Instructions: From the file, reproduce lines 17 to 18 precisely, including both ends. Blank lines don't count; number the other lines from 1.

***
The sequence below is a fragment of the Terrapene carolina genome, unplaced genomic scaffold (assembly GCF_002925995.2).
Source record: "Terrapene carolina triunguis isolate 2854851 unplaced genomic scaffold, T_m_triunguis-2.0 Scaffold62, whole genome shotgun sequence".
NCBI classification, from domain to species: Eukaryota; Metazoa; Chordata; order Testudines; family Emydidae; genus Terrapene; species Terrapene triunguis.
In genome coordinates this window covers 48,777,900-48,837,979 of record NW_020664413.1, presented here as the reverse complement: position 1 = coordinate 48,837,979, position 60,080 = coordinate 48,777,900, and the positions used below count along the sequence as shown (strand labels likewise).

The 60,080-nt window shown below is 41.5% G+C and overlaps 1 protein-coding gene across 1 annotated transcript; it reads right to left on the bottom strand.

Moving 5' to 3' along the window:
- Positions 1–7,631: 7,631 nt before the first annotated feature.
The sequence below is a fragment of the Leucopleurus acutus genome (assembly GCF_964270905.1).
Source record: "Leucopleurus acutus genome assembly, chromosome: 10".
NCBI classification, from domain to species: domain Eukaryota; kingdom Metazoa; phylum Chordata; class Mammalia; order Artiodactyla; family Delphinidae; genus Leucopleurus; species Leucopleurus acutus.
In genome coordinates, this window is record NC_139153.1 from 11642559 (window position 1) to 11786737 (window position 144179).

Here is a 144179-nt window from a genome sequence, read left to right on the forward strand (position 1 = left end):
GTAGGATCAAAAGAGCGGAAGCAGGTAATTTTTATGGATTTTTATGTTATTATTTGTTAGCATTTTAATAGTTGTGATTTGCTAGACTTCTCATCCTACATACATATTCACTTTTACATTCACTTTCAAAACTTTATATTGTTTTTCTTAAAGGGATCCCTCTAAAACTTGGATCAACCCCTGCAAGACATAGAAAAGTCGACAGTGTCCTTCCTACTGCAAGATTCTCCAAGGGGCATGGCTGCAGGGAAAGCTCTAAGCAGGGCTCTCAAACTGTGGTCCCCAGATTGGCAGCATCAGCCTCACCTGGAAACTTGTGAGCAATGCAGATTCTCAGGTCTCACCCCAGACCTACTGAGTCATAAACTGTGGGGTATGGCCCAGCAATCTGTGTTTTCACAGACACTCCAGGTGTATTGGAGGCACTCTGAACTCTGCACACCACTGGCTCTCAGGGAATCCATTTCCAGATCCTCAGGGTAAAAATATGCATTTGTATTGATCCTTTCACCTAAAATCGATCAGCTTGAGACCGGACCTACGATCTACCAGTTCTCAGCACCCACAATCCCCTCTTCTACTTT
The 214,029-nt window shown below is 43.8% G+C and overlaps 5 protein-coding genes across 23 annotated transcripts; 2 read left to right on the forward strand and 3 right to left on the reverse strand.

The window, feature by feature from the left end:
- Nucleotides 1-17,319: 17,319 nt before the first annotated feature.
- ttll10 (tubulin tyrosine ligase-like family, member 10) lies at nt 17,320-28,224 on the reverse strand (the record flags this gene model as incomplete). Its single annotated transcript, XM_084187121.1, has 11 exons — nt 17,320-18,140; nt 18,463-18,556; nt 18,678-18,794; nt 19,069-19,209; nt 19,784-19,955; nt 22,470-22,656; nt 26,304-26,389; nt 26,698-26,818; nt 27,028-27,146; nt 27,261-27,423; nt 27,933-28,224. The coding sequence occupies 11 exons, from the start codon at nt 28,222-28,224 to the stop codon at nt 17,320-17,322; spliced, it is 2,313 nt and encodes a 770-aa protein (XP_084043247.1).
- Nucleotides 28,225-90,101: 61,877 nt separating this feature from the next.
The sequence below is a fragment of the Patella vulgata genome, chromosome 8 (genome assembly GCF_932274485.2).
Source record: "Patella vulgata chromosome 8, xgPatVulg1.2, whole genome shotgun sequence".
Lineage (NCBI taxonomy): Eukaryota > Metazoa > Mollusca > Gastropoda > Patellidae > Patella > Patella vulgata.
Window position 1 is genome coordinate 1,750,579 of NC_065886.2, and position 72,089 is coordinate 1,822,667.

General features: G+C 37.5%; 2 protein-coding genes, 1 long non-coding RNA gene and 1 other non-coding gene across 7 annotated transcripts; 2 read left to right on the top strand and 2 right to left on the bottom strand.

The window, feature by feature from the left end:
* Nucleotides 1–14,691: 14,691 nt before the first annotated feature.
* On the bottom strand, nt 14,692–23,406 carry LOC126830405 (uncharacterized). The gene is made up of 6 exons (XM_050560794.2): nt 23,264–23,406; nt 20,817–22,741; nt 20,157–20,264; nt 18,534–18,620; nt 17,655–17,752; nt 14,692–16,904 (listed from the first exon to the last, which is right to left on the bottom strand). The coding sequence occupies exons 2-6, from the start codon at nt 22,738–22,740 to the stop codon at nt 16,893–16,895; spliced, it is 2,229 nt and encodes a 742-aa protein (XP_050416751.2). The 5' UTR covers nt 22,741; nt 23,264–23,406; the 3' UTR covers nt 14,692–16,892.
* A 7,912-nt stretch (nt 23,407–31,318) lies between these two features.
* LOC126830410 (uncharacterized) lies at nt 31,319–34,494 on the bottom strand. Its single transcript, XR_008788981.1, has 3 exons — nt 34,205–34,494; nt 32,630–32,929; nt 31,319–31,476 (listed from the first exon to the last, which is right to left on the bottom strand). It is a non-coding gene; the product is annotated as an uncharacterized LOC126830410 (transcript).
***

- ttll10 (tubulin tyrosine ligase-like family, member 10) lies at nt 17,320-28,224 on the reverse strand (the record flags this gene model as incomplete). Its single annotated transcript, XM_084187121.1, has 11 exons — nt 17,320-18,140; nt 18,463-18,556; nt 18,678-18,794; nt 19,069-19,209; nt 19,784-19,955; nt 22,470-22,656; nt 26,304-26,389; nt 26,698-26,818; nt 27,028-27,146; nt 27,261-27,423; nt 27,933-28,224. The coding sequence occupies 11 exons, from the start codon at nt 28,222-28,224 to the stop codon at nt 17,320-17,322; spliced, it is 2,313 nt and encodes a 770-aa protein (XP_084043247.1).
- Nucleotides 28,225-90,101: 61,877 nt separating this feature from the next.